One of the biggest track meets in the world is the Athletissima – the Diamond League meet Friday in Lausanne, Switzerland. And South Jersey will be well represented.
Three South Jersey athletes are headed for Lausanne, where the 11th of 13 Diamond League meets is scheduled to begin at 12:10 p.m. EST – that’s 6:10 p.m. Central European Summer Time.
Lausanne is a spectacular, historic village in the mountainous southern tip of Switzerland across Lake Geneva from eastern France.
And Florence’s Curtis Thompson, Pleasantville’s Nia Ali and Delsea’s Josh Awotunde will all be at Stade olympique de la Pontaise to compete against some of the best athletes in the world. The 15,850-capacity stadium is sold out.
The full schedule of events is listed here.
Let’s take a look!
CURTIS THOMPSON: Thompson, a 2014 Florence High School graduate and 2021 Olympian, thought his season was over after he won the NACAC Championships in the Bahamas Friday with a 276-4, the second-best throw of his life and his fourth 270-foot throw since June after hitting 270 just twice in his life previously (at the 2016 and 2021 Olympic Trials).
This will be his second Diamond League meet. He placed third earlier this month in the Kamila Skolimowska Memorial at Stadion Śląski in Chorzów, Poland, with a 270-3.
Thompson is No. 8 in the world this year, No. 1 among American men, No. 50 in world history and No. 3 in U.S. history with his 287-9 at the American JavFest at East Stroudsburg (Pa.) South High School last month.
The javelin field also includes 2021 Olympic gold medalist Neeraj Chopra of India, 2012 Olympic gold medalist Keshorn Walcott of Trinidad and Tobago and 2021 Olympic silver medalist Jakub Vadlejch of the Czech Republic. The full javelin field is listed here.
The javelin is scheduled for 7:30 p.m. in Lausanne, which is 1:30 p.m. EST.
JOSH AWOTUNDE: Awotunde, a 2013 Delsea graduate, continues his breakout season with his second Diamond League appearance of his life and of this month.
Awotunde has competed twice since his monster 3rd-place finish at the World Championships. He placed 3rd with a throw of 70-0 ½ at the Kamila Skolimowska Memorial at Stadion Śląski in Chorzów, Poland – his Diamond League debut – and also 69-9 ¾ at the Gyulai István Memorial in the Hungarian Athletics Grand Prix at the Bregyó Athletic Center in Székesfehérvár, Hungary.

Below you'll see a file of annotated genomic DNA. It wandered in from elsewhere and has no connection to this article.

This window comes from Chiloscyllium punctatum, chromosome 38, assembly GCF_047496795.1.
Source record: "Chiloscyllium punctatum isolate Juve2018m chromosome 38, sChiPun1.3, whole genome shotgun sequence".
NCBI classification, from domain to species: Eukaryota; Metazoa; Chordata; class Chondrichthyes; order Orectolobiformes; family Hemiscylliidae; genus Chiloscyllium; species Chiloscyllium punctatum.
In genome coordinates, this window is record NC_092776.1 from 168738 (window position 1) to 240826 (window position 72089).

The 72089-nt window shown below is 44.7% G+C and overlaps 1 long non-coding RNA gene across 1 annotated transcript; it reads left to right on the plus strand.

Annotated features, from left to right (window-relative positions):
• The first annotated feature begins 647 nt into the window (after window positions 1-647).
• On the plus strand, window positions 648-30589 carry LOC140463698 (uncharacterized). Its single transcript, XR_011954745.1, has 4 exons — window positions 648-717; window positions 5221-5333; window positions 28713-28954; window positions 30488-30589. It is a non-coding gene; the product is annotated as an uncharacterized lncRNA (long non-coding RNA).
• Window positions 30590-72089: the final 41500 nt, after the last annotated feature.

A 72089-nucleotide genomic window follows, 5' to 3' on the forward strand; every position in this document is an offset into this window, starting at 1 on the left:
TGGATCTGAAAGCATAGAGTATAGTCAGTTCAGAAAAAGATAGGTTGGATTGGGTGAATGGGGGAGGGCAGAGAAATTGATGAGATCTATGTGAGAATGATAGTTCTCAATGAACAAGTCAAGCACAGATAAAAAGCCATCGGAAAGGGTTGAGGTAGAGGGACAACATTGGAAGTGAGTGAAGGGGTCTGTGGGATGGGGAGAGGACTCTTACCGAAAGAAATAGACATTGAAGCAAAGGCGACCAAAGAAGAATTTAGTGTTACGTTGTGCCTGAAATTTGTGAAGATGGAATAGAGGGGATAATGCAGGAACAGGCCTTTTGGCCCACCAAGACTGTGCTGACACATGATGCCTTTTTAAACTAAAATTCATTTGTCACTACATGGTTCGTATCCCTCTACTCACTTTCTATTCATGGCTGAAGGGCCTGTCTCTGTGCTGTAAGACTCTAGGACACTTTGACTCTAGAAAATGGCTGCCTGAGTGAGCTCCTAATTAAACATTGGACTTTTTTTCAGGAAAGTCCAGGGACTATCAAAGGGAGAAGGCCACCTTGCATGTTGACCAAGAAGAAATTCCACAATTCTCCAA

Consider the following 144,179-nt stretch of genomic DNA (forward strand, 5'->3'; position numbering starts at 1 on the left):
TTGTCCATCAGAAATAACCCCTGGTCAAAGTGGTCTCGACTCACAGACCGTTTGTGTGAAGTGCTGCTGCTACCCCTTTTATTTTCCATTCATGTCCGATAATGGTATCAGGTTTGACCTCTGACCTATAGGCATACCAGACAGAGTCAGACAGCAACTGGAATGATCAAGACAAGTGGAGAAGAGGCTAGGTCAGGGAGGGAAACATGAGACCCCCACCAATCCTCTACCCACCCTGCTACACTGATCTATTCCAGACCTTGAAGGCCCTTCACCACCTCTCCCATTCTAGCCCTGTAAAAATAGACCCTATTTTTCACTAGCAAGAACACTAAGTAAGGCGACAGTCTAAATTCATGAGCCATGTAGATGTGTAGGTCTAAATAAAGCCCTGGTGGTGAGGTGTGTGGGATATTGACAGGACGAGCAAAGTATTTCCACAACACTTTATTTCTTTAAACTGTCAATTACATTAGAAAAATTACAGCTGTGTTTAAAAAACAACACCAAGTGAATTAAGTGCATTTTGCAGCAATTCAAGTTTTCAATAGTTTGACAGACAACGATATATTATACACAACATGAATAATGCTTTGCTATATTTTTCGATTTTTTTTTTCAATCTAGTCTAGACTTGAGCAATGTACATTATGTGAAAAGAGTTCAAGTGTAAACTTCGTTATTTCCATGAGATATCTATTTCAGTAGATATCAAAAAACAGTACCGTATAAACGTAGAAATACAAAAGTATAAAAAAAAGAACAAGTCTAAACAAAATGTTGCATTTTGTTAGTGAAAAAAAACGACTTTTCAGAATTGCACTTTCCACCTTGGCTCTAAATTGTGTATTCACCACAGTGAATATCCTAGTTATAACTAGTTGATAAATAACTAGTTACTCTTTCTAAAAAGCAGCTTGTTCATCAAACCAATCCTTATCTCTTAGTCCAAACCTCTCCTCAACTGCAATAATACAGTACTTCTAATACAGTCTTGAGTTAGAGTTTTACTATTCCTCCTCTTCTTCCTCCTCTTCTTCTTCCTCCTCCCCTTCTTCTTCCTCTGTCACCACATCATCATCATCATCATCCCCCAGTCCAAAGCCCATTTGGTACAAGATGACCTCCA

At Worlds, Awotunde won the bronze medal behind American teammates Ryan Crouser and Joe Kovacs and recorded the three-best throws of his life – 72-10 ¾, 72-11 ½ and 73-1 ½.
Awotunde has actually only competed in five meets this outdoort season after placing 5th in indoor worlds in Belgrade, Serbia, in March.
The Franklinville native is No. 4 in the world this year, No. 3 American, No. 18 in world history and No. 11 on the U.S. all-time list.
Also in the shot put field Friday are two-time Olympic gold medalist and world record holder Crouser and two-time World Champion and world all-time No. 4 Kovacs – Awotunde’s teammates when the U.S. swept the shot at Worlds – and the New Zealand duo of all-time world No. 6 and 2016 world indoor champion Tom Walsh and two-time Olympic two-10 placer Jacko Gill. The full field is listed here.
The men’s shot put is scheduled for 9 p.m. in Lausanne, which is 3 p.m. here.
NIA ALI: Ali, a 2006 Pleasantville graduate and the 2016 Olympic 100-meter hurdles silver medalist and 2019 World Champion, has raced in two Diamond League meets this year, running 12.76 at Kamila Skolimowska Memorial at Stadion Śląski in Chorzów, Poland, and 12.60 at Gyulai István Memorial in the Hungarian Athletics Grand Prix at the Bregyó Athletic Center in Székesfehérvár, Hungary.
Ali’s fastest time this year was her 12.49 in the semifinals of the World Championships. Later that day she was unable to finish in the final.
Ali is No. 12 in the world this year and No. 5 American. She’s No. 12 in world history with her 12.34 to win the 2019 World Championships at Khalifa International Stadium in Doha, Qatar, and No. 4 all-time among U.S. women.
Also in the field are Nigeria’s Tobi Amusan, who set the world record of 12.12 at the World Championships earlier this month in Eugene, former world record holder Kendra Harrison, who ran 12.20 in London in 2016, 2021 Olympic gold medalist and all-time world No. 5 Jasmine Camacho-Quinn of Puerto Rico and Jamaican Britney Anderson, all-time world No. 9 with her 12.31 last month in the semis at worlds. The full hurdles field is here.
The women’s 100-meter hurdles is scheduled for 9:23 p.m. Friday, which is 3:23 p.m. EST.